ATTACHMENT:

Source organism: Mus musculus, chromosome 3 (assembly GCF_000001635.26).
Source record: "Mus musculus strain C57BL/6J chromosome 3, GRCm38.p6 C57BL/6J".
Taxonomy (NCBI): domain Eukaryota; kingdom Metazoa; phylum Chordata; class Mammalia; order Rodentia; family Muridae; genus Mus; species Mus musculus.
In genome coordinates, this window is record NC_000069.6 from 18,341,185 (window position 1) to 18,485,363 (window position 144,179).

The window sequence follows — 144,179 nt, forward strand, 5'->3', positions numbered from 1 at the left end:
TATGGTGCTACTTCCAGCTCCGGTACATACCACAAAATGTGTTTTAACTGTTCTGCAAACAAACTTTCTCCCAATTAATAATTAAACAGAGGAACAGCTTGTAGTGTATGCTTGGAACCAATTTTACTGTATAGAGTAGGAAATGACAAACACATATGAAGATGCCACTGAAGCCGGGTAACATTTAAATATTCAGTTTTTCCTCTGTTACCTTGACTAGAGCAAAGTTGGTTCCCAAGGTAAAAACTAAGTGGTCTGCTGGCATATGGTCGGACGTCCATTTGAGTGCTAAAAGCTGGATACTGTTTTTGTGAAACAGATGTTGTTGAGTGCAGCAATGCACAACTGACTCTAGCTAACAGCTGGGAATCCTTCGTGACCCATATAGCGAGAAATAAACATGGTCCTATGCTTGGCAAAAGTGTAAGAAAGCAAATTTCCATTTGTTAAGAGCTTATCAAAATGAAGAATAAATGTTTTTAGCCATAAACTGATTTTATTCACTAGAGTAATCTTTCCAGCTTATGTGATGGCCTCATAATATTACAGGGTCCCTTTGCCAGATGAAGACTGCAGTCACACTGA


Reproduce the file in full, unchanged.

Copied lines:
Source organism: Mus musculus, chromosome 3 (assembly GCF_000001635.26).
Source record: "Mus musculus strain C57BL/6J chromosome 3, GRCm38.p6 C57BL/6J".
Taxonomy (NCBI): domain Eukaryota; kingdom Metazoa; phylum Chordata; class Mammalia; order Rodentia; family Muridae; genus Mus; species Mus musculus.
In genome coordinates, this window is record NC_000069.6 from 18,341,185 (window position 1) to 18,485,363 (window position 144,179).

The window sequence follows — 144,179 nt, forward strand, 5'->3', positions numbered from 1 at the left end:
TATGGTGCTACTTCCAGCTCCGGTACATACCACAAAATGTGTTTTAACTGTTCTGCAAACAAACTTTCTCCCAATTAATAATTAAACAGAGGAACAGCTTGTAGTGTATGCTTGGAACCAATTTTACTGTATAGAGTAGGAAATGACAAACACATATGAAGATGCCACTGAAGCCGGGTAACATTTAAATATTCAGTTTTTCCTCTGTTACCTTGACTAGAGCAAAGTTGGTTCCCAAGGTAAAAACTAAGTGGTCTGCTGGCATATGGTCGGACGTCCATTTGAGTGCTAAAAGCTGGATACTGTTTTTGTGAAACAGATGTTGTTGAGTGCAGCAATGCACAACTGACTCTAGCTAACAGCTGGGAATCCTTCGTGACCCATATAGCGAGAAATAAACATGGTCCTATGCTTGGCAAAAGTGTAAGAAAGCAAATTTCCATTTGTTAAGAGCTTATCAAAATGAAGAATAAATGTTTTTAGCCATAAACTGATTTTATTCACTAGAGTAATCTTTCCAGCTTATGTGATGGCCTCATAATATTACAGGGTCCCTTTGCCAGATGAAGACTGCAGTCACACTGA